The “big name” in this sector of the color-shifting surface business is Johnson Controls, which has been working on smart surfaces that change the color of a car’s interior at the touch of a button. But there are others. The U.K. fashion designers The Unseen are mainly in the color-shifting clothing business but claim have been approached by “representatives from luxury car companies” interested in their technology.
Risks and Technology
In the final analysis color-shifting automotive surfaces are a fashion market and fashion markets are inevitably risky, because fashions can change fast. According to many the current fashion for unobtrusive color on cars was the product of the 9/11 terrorist attacks.
There is no way to avoid such risks altogether, but n-tech does think that technology will be something of a help in reducing risk. Today most color-shifting paints are based on coatings that contain reflecting metal flakes. But n-tech believes that there are some interesting developments in color-shifting automotive surfaces that may make color shifting more compelling to car customers and increase the size of the addressable market.
Paramagnetic paint: Paramagnetic paint is supposed to change the color of a car’s exterior instantly and this might help to expand the market for color-shifting surfaces by (1) making the color changing effect dramatic enough that it would attract new customers, (2) enable color shifting to expand its addressable market into the camouflage space.
At least, this would be the case if paramagnetic paint were a real product. One company, LiCoat, is trying to raise finance for a paint product of this kind. But there are a lot of impressive videos of color changing cars on YouTube that supposedly use paramagnetic paint and turn out to be hoaxes. Nonetheless, paramagnetic paint can be considered a thought experiment of how color-shifting paint might expand its usefulness from where it is now.
LEDs and Light guides: Another technological route to color changing is by using semiconductor lighting of some kind; LEDs or OLEDs, especially.
This is the approach that is being taken by Johnson Controls, which is developing illuminated patterns on fabric surfaces interwoven with light guides, and backlit perforated leather to allow light to shine through in desired patterns. This firm has put out a call for technology citing “a thin, formable, state of the art, light technology that allows programming desired colors and light intensities.”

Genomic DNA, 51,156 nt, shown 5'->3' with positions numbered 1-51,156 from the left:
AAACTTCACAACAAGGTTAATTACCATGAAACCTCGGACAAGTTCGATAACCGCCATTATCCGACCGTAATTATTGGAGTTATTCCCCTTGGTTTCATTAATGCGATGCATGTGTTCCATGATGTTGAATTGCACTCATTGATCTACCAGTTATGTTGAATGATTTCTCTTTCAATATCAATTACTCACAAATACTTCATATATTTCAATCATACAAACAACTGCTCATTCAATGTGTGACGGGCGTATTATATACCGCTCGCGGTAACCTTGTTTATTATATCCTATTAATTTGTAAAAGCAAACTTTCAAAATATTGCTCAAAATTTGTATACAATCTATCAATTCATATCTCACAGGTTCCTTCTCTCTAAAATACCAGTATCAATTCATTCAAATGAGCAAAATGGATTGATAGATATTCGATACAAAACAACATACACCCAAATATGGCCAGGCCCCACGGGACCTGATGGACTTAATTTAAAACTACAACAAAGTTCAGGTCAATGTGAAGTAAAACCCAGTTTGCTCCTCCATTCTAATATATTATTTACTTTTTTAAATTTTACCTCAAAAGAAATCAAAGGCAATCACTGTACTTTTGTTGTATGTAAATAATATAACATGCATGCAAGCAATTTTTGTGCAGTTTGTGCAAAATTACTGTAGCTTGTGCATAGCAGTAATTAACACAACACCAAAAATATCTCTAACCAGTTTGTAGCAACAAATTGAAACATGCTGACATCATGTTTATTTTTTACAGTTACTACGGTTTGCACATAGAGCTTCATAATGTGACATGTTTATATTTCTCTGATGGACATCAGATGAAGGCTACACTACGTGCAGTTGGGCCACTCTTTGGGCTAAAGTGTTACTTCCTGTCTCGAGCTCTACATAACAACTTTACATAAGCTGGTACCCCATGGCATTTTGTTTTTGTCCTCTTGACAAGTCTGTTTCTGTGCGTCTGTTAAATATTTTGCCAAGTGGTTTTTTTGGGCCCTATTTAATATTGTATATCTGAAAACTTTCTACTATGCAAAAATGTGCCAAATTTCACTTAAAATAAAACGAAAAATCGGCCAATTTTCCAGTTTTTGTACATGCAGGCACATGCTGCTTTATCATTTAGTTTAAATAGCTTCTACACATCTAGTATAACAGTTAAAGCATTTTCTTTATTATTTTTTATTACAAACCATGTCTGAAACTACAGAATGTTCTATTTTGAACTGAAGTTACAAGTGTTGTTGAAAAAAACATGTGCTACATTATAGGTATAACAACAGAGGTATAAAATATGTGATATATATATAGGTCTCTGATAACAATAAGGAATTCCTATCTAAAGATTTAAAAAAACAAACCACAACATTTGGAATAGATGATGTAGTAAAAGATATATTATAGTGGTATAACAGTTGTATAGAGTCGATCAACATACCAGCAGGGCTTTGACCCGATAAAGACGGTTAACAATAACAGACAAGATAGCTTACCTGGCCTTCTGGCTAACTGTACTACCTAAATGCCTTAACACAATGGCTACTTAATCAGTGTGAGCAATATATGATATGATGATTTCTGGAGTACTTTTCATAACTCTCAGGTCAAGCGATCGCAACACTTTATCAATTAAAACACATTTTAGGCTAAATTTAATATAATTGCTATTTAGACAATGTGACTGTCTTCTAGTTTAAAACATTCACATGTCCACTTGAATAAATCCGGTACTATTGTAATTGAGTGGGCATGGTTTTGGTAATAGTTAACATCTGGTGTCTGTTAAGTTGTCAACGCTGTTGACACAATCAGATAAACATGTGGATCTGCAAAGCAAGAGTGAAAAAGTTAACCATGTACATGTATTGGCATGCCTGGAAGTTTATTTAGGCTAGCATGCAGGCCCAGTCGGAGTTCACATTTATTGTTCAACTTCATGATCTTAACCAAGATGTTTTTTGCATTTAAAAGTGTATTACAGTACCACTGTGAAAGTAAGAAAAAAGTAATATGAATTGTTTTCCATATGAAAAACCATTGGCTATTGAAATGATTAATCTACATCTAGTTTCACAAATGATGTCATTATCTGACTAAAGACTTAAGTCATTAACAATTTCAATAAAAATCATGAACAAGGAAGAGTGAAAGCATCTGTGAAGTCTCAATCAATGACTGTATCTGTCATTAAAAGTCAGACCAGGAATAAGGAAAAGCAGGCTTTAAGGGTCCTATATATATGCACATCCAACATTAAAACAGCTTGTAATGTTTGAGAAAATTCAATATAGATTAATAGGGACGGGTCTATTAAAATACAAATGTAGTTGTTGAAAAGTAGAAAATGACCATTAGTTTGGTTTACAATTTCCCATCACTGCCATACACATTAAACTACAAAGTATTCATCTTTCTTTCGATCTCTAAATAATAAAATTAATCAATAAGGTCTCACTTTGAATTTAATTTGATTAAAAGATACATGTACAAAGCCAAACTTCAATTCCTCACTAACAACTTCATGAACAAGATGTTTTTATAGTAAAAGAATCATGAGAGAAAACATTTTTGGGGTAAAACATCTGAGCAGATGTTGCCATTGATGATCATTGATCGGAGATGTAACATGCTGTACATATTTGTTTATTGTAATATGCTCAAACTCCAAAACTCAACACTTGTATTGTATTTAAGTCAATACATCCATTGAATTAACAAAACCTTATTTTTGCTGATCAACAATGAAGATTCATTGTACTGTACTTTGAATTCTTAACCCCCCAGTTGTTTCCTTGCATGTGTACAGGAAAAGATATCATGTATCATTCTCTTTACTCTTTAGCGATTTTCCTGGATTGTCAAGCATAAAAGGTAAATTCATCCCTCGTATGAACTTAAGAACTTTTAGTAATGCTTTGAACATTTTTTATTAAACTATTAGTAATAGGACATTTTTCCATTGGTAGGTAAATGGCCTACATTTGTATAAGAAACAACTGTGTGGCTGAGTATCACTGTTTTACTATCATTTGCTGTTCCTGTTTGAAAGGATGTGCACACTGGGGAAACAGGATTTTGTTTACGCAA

Color-shifting interior surfaces for automobiles, as we have already suggested, is a potentially market expanding opportunity for color-shifting technology. However, it can’t use the flake-based paints that we discussed above, so what Johnson Controls is doing can be seen as taking color shifting to the “next stage” in terms of opening up the market.
Broad-spectrum color shifting: NanoEnergia, has promoted its Alpha Nano Paints which it says are controlled using a low-grade magnetic field to arrange colloidal nanocrystals to reflect light. The claim is that this coating can reproduce the full spectrum of colors, and can change to a specific color in about a second.
Broad-spectrum color shifting of the kind suggested by this product could also lead to expanding the color-shifting market opportunity.
Cars, Color and the Future
Despite these developments there are still plenty of innovations that are needed if color shifting is to become mainstream in automobiles surfaces. Most people want to see a nice shine on their car. Yet with today’s color-shifting paints it is impossible to achieve a showroom-quality gloss. Also, even the most professional of color shifting paint jobs seldom turn out exactly as planned.
Such problems will have to be solved if the color-shifting automotive surface market is ever to reach the size that we predicted at the beginning of this article. However, n-tech believes that based both technological progress to date and apparent automotive fashion trends, color-shifting surfaces for the automotive segment is an important opportunity going forward.